An Air Georgian CRJ200 is deiced on a cold Canadian winter night.
Air Georgian pilots are in the middle of endgame negotiations—the arduous, hard-fought variety. Less than two weeks after the pilots filed for conciliation in October 2018, management’s actions forced them to file an unfair labour practice complaint with the Canada Industrial Relations Board. The complaint detailed how the airline violated several sections of the Canada Labour Code by bargaining in bad faith and otherwise acting inappropriately toward its pilot workforce.
“It’s time for respect,” said Capt. Jim Macarthur, the pilots’ Master Executive Council (MEC) chair. “It’s also time for this management team to recognize that threats and bullying are no way to treat employees in the modern workplace. And, most importantly, it’s time for management to recognize that we’ll stand up for our rights.”
As the conciliation process moves into early 2019, the Air Georgian pilots are backed by a $1 million grant from ALPA’s Major Contingency Fund, a war chest that provides pilots with the necessary resources to respond to threats against their jobs and the piloting profession. These funds will be available to educate travelers about the Air Georgian pilots’ fight for a fair contract. The grant will also assist the pilots with funding a strike center and holding informational picketing events should conciliation be unsuccessful.
“Air Georgian management continues to demonstrate a pattern of subterfuge and delay by first filing an uncommon application challenging the Canada Industrial Relations Board’s prior order that split employees into three separate unionized workforces, which delayed the pilots’ start of negotiations by seven months,” Macarthur noted. “Our challenges are compounded by the fact that since negotiations began, management only made itself available for approximately 10 days during nine months of negotiations.”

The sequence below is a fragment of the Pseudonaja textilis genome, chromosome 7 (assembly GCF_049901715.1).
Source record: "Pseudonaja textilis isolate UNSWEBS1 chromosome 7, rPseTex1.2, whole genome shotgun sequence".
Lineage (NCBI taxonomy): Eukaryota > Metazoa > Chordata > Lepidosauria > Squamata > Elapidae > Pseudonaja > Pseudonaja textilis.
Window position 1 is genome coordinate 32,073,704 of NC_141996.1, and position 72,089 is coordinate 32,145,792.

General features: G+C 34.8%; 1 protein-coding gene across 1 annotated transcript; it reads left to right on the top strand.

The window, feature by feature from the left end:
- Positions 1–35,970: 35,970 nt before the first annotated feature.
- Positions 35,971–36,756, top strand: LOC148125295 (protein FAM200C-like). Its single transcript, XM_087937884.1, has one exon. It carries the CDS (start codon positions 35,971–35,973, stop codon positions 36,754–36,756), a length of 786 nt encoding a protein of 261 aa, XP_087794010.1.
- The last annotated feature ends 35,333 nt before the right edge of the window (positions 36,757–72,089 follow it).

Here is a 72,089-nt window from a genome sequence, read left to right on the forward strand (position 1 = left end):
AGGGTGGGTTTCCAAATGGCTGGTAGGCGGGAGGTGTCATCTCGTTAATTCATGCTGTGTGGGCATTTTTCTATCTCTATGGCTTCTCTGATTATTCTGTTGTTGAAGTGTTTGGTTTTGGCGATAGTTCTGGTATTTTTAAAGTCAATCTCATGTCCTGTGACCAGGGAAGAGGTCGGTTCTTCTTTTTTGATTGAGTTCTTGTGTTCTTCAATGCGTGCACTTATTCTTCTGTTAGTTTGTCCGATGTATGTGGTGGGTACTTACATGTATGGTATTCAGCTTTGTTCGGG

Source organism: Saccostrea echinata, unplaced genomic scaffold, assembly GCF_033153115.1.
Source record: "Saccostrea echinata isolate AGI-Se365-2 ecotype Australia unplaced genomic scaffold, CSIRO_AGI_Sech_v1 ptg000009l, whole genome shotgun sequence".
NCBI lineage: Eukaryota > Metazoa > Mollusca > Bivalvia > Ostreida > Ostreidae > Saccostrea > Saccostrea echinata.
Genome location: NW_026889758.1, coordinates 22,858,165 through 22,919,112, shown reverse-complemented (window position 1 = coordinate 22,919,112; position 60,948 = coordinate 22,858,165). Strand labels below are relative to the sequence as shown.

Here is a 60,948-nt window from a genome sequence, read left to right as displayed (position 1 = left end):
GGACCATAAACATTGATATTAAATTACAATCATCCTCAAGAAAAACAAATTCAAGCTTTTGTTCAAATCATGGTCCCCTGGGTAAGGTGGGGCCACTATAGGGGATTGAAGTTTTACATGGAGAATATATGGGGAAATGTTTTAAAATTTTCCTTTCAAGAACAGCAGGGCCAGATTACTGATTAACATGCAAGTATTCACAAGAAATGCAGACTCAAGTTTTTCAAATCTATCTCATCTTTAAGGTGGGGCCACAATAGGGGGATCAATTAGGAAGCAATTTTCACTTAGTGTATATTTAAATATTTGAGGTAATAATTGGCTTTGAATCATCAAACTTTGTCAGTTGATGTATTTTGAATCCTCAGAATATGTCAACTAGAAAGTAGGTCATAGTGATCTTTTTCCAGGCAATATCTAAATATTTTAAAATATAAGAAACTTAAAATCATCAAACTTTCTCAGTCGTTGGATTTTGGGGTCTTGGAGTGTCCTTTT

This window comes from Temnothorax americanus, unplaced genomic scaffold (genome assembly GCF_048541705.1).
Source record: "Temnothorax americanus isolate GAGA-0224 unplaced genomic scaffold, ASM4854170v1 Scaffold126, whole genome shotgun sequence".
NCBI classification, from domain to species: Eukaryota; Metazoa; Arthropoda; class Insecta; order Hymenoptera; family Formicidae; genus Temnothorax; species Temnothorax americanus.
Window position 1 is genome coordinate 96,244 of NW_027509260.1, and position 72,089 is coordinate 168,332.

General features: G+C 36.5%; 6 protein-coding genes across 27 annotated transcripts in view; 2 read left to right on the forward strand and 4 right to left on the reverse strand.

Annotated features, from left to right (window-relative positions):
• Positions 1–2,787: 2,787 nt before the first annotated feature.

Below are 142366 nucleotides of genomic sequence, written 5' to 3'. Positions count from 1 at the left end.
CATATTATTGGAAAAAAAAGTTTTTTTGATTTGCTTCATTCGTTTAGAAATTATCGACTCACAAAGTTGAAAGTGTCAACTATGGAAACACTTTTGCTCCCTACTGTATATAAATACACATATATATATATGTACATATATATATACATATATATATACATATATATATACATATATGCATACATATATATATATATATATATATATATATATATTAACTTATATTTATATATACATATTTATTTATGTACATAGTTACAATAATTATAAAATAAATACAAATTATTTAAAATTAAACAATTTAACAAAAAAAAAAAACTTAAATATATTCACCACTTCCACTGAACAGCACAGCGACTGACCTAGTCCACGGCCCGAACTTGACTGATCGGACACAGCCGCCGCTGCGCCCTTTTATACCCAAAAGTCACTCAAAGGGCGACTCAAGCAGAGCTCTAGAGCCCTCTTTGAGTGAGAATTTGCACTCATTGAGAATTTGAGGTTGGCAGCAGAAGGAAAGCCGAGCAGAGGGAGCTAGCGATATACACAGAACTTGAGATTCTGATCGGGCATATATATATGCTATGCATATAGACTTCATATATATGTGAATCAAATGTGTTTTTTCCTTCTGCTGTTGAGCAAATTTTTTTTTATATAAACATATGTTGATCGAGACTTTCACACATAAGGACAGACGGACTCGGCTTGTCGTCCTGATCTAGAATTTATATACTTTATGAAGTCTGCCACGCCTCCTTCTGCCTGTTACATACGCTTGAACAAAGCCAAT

Throughout December, the MEC conducted a number of outreach activities to the pilot group, including regular all-pilot communications, all-pilot meetings, and online initiatives urging pilots to send contract questions to the MEC and Negotiating Committee to receive answers in real time. At the same time, the MEC was continuing regular negotiations during conciliation, which is set to expire early in 2019.
“We’re committed to reaching a fair agreement that will bring our pilots’ pay, benefits, and work rules closer in line with those of our industry peers,” said Macarthur. “We expect management leaders to join us at the table and to bargain in good faith. We also expect them to negotiate a contract that truly reflects our commitment to the airline. As Air Georgian pilots, we’ve invested our careers in our airline. And our track record shows we’ve done everything we can to help it succeed.”
The pilot group joined ALPA two years ago, with 85 percent of eligible pilots participating in the representation election, and 99 percent voting in favour of joining the Association. This sent a clear message that Air Georgian pilots recognized the importance of being members of the world’s largest and most influential pilots’ union. The other employee groups sent similar messages by voting for two other unions to best represent their respective needs, including the flight attendants who ratified a three-year contract in October 2018.
Since the pilots began the process to join ALPA, the airline has on multiple occasions challenged the Canada Industrial Relations Board’s certification of ALPA as the bargaining representative for the group. The airline fought the board’s decision with a lengthy appeal. However, the MEC, backed by ALPA’s vast resources, succeeded in challenging the company’s application for reconsideration at the board.
The pilots’ fight for a fair agreement continues, and it’s past time for management to show them the respect they’ve earned.